We have been doing some design revisions to the homepage, and you may have noticed that every few days or weeks, that the banner changes.
The Earth Day banner is just one example of the banners we had displayed on the website.
So visit the homepage often, and find out what we have on display.
Andy Oh is the Webmaster at Metropolitan College of New York.
Marlon Pando, an MCNY Alumni, was recently featured in NJBIZ. Pando is the owner of White Lotus Home which produces natural, eco-conscious, and organic home furnishings.
While at MCNY, he obtained a MBA in General Management with a Concentration in International Business.
Social media is quickly becoming an important component of the online landscape. Besides changing the way we communicate online, it has also made it easier for us to communicate, share and express ideas.
One use of social media is social networking. Social networking helps you to not only to stay connected to your friends, but also to find professional opportunities as well. To see social media “in action”, check out this video.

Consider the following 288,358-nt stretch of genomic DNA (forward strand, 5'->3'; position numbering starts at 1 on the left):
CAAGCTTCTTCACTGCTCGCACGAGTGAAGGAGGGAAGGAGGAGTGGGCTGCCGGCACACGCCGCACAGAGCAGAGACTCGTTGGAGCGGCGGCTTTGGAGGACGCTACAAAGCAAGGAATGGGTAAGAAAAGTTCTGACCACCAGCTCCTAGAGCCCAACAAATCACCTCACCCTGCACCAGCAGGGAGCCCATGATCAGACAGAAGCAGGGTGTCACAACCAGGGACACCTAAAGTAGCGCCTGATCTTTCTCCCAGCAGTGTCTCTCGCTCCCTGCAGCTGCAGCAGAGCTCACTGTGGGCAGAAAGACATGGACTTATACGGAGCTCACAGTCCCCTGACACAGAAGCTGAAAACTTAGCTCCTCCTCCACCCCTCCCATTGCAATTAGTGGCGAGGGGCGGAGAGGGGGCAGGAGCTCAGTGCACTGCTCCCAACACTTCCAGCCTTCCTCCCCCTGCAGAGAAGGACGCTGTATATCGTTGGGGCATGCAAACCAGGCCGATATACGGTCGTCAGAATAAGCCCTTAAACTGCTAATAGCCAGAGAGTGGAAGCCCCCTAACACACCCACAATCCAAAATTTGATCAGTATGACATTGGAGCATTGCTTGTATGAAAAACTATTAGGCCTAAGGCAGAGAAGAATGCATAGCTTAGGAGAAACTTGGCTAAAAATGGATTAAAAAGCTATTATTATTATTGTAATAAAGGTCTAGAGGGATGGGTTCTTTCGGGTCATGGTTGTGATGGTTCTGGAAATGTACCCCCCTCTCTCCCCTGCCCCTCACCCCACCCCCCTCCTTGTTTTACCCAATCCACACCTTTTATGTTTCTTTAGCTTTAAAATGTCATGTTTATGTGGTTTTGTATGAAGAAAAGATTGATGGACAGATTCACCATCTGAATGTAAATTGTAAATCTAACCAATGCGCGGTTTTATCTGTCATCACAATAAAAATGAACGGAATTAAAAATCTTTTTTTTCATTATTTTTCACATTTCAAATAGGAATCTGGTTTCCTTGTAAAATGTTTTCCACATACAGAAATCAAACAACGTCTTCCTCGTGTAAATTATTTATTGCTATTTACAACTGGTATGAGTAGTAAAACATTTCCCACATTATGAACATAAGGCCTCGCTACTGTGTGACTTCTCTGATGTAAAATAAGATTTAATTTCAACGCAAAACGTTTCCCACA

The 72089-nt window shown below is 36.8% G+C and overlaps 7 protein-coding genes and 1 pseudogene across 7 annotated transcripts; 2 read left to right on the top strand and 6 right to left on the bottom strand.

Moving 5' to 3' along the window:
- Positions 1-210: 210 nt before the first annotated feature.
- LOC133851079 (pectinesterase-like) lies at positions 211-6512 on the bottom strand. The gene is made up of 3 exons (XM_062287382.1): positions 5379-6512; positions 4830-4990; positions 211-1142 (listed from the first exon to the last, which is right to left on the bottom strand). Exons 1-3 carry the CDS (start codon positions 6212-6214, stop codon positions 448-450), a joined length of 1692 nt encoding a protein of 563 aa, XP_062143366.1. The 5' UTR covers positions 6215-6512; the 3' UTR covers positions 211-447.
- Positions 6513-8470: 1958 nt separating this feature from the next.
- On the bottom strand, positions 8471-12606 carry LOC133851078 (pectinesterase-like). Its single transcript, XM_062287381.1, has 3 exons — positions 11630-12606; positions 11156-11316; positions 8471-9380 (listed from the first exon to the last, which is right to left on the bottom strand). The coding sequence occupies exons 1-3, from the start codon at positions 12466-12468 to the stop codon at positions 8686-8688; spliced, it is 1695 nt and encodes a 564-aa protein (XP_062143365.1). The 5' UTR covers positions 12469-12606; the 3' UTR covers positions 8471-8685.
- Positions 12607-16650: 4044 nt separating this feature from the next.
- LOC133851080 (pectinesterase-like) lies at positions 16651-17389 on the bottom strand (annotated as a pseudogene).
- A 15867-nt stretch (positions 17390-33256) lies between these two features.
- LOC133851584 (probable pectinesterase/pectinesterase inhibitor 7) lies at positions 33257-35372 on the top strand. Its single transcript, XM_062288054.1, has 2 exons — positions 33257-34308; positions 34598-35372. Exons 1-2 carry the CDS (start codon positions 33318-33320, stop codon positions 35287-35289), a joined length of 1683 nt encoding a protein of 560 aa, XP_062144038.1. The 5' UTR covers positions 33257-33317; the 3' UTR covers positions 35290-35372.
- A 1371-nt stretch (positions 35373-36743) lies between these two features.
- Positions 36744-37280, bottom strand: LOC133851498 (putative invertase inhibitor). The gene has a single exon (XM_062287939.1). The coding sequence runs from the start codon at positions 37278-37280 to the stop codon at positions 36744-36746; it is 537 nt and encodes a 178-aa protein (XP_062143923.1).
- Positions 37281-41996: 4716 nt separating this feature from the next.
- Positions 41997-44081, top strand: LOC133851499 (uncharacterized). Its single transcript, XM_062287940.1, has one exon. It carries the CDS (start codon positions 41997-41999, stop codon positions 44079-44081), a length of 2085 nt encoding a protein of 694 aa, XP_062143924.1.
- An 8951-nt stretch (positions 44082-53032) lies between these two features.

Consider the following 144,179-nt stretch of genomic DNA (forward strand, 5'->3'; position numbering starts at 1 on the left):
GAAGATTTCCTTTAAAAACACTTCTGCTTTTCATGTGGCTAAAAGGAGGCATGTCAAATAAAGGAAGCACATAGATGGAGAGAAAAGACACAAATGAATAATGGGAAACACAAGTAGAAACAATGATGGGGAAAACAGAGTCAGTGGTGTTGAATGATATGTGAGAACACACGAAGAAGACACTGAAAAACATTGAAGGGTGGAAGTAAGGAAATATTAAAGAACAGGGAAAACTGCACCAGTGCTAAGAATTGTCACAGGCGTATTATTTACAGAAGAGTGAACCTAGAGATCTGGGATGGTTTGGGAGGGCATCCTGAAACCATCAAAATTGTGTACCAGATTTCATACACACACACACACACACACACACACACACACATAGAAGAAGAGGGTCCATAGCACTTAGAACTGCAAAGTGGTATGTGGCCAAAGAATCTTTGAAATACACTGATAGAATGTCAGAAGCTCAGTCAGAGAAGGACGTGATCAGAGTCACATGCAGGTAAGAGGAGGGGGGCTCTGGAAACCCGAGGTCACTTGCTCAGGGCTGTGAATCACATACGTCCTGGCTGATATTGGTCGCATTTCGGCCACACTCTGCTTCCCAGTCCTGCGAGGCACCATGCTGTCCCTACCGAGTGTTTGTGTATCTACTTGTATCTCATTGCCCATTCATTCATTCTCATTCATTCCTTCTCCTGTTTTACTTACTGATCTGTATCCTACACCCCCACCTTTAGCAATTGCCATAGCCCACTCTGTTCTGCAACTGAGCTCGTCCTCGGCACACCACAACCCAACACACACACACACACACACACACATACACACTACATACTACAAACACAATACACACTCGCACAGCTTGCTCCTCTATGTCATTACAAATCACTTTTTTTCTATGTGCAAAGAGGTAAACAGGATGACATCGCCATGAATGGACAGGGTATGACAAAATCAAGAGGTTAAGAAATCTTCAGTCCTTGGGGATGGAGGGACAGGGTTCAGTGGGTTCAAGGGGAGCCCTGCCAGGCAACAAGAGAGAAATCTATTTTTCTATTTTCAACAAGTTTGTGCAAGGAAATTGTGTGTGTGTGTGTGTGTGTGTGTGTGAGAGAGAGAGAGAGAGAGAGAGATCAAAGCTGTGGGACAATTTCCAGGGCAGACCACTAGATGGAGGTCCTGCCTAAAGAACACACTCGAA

The most popular career-based social networking site is called LinkedIn. LinkedIn enables you to create a profile, fill out a resume and join groups based on affiliation or interests. MCNY has a group on LinkedIn. To join the group, visit http://www.metropolitan.edu/website/social.php.
You can also see who already has a profile on the site. LinkedIn allows you to login to the email account of your choice and then it does a search of your contacts you already have and matches them up to their online profiles. You can then request a connection.
Testimonials are key on LinkedIn, so it is important to ask professors, as well as current and past colleagues to go to LinkedIn and write them for you. Prospective employers and clients are more likely to contact you based on the testimonials you receive from past connections, more than the actual resume. You can also search for jobs and see who in your network can help you with an introduction to an individual you would like to connect with.